Long-term outcomes of transcatheter aortic valve replacement with the Lotus Valve vs CoreValve/EvolutR: A secondary analysis of the REPRISE III randomized clinical trial


David G. Rizik, Department of Cardiology, HonorHealth and the Scottsdale-Lincoln Health Network, Scottsdale, Arizona.
Vivek Rajagopal, Cardiology Department, Piedmont Hospital, Atlanta, Georgia.
Raj R. Makkar, Smidt Heart Institute, Cedars-Sinai Medical Center, Los Angeles, California.
Tanvir Bajwa, Advocate Aurora HealthFollow
Neal S. Kleiman, Department of Cardiology, Houston Methodist DeBakey Heart and Vascular Center, Houston, Texas.
Axel Linke, Department of Internal Medicine and Cardiology, Technische Universität Dresden, Dresden, Germany.
Dean J. Kereiakes, The Christ Hospital Heart and Vascular Center/The Lindner Research Center Cincinnati, Cincinnati, Ohio.
Ron Waksman, Section of Interventional Cardiology, MedStar Washington Hospital Center, Washington, DC.
Vinod H. Thourani, Department of Cardiovascular Surgery, Marcus Valve Center, Piedmont Heart Institute, Atlanta, Georgia.
Robert C. Stoler, Baylor Heart & Vascular Hospital, Dallas, Texas.
Gregory J. Mishkel, Division of Cardiology, NorthShore University HealthSystem, University of Chicago Pritzker School of Medicine, Chicago, Illinois.
Vijay S. Iyer, Gates Vascular Institute, Interventional Cardiology, University at Buffalo, School of Medicine and Biomedical Sciences, Buffalo, New York.
Maurice Buchbinder, Department of Cardiology, Foundation for Cardiovascular Medicine, Stanford University, Stanford, California.Follow
Matthias Götberg, Department of Cardiology, Clinical Sciences, Lund University, Skane University Hospital, Lund, Sweden.
Henrik Bjursten, Department of Cardiothoracic Surgery, Skåne University Hospital, Lund, Sweden.Follow
Dominic J. Allocco, Boston Scientific Corp, Marlborough, Massachusetts.Follow
Michael J. Reardon, Department of Cardiovascular Surgery, Houston Methodist DeBakey Heart and Vascular Center, Houston, Texas.


Aurora St Luke's Medical Center


Importance: Long-term follow-up after transcatheter aortic valve replacement (TAVR) is of interest given that longitudinal data on mortality and durability of transcatheter heart valves are limited. The REPRISE III (Repositionable Percutaneous Replacement of Stenotic Aortic Valve Through Implantation of Lotus Valve System-Randomized Clinical Evaluation) randomized clinical trial compared the mechanically expanded Lotus valve with the self-expanding CoreValve/EvolutR TAVR platforms.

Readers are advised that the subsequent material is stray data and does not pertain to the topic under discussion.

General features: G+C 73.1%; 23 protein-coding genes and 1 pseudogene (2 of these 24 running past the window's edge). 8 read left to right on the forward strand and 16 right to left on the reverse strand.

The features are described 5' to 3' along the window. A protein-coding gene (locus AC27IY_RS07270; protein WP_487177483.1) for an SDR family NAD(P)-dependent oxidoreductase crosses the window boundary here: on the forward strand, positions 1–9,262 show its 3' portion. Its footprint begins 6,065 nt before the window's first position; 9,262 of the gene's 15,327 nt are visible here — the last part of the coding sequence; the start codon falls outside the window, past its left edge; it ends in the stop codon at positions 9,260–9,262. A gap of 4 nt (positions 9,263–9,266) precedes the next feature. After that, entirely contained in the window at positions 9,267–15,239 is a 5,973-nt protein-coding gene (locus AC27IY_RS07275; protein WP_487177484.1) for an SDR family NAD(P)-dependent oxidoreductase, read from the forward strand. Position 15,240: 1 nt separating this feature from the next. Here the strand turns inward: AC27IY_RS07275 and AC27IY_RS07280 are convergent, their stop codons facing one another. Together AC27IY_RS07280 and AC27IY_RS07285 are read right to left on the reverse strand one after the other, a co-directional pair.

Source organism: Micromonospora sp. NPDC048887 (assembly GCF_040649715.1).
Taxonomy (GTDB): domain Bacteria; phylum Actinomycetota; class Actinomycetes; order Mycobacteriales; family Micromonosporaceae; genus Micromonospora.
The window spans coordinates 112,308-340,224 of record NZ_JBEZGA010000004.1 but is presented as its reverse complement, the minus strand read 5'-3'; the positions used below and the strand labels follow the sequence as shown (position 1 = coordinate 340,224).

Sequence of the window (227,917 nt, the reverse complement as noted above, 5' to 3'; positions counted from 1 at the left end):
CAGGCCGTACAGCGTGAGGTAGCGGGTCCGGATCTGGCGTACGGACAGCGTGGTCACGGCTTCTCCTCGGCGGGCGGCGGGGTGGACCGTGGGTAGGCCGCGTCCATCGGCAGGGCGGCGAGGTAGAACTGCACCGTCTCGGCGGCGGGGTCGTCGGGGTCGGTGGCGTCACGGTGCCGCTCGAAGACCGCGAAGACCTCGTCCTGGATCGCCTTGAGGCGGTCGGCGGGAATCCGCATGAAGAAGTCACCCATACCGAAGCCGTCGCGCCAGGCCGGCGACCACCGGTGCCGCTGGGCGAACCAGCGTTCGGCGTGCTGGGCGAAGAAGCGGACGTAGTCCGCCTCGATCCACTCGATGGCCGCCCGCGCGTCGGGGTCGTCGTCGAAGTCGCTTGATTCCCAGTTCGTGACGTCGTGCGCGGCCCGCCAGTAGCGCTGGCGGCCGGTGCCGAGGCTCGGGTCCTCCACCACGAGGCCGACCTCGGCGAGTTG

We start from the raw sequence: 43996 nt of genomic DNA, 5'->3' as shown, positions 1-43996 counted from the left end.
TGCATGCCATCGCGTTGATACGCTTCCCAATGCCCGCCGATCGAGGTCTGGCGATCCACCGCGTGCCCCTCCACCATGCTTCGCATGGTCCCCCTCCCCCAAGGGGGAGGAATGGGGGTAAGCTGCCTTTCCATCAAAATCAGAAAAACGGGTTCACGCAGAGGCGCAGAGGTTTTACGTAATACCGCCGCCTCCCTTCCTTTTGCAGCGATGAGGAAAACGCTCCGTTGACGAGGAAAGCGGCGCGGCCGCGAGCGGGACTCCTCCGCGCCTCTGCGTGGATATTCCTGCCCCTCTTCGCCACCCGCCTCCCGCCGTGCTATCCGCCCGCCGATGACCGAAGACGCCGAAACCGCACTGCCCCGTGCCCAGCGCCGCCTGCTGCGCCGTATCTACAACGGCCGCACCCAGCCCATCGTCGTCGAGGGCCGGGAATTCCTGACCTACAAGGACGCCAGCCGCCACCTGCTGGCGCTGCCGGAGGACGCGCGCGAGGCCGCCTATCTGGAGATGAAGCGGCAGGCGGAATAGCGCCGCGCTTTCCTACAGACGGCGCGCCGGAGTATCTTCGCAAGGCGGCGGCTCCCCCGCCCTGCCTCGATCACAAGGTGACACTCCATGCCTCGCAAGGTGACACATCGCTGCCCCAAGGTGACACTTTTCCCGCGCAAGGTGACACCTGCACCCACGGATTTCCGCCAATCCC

Objective: To describe the final 5-year outcomes of the REPRISE III trial.

Design, setting, and participants: This prespecified secondary analysis assessed the final 5-year clinical, functional, and echocardiographic outcomes of 912 patients from the REPRISE III trial, which was conducted at 55 centers in North America, Europe, and Australia between September 22, 2014, and December 24, 2015. Patients had high risk for aortic stenosis or severe or symptomatic aortic stenosis. Data were analyzed from September 22, 2014, to May 21, 2021.

Intervention: Lotus valve or CoreValve/EvolutR TAVR platforms.

Main outcomes and measures: Valve Academic Research Consortium-2 end points, hemodynamic measures, functional status, and health status were examined through the 5-year follow-up.

Results: A total of 912 patients (mean [SD] age, 82.8 [7.3] years; 463 women [50.8%]) were randomized to either the Lotus valve group (n = 607) or CoreValve/EvolutR group (n = 305), with a baseline Society of Thoracic Surgeons risk score of 6.8%. Clinical follow-up data from the REPRISE III trial were available for 581 patients (95.7%) in the Lotus valve group and 285 patients (93.4%) in the CoreValve/EvolutR group. At 5 years, the cumulative event rate for all-cause mortality was 50.9% in the Lotus valve group vs 52.8% in the CoreValve/EvolutR group (P = .59). Disabling stroke was less frequent with the Lotus valve vs CoreValve/EvolutR (cumulative event rates, 8.3% vs 12.2%; P = .04), whereas the cumulative event rates for overall stroke were similar in both groups (14.1% vs 15.3%; P = .38). Insertion of a new permanent pacemaker (38.9% vs 27.3%; P < .001) and detection of prosthetic aortic valve thrombosis (5.8% vs 1.8%; P = .007) were more common in the Lotus valve group than in the CoreValve/EvolutR group. A smaller proportion of patients who received the Lotus valve experienced valve malpositioning (0% vs 2.6%; P < .001) and required the use of a second valve (1.0% vs 3.8%; P < .001) during the procedure compared with those who received the CoreValve/EvolutR. Compared with the Lotus valve group, the CoreValve/EvolutR group had a significantly lower mean (SD) aortic gradient (7.8 [4.2] mm Hg vs 12.6 [6.7] mm Hg; P < .001) and larger valve areas (1.57 [0.56] cm2 vs 1.42 [0.42] cm2; P = .10). After 5 years, the proportion of patients with moderate or greater paravalvular leak was not significantly higher with the CoreValve/EvolutR than with the Lotus valve (1.9% vs 0%; P = .31); however, the proportion of patients with mild paravalvular leak was higher in the CoreValve/EvolutR group compared with the Lotus valve group (23.1% vs 7.8%; P = .006). Long-term, similar improvements in New York Heart Association class and Kansas City Cardiomyopathy Questionnaire score were observed in both groups.

Conclusions and relevance: The REPRISE III trial found that, at 5 years, the clinical outcomes of the Lotus valve were comparable to those of the CoreValve/EvolutR and that the Lotus valve was safe and effective.

Trial registration: ClinicalTrials.gov Identifier: NCT02202434.



PubMed ID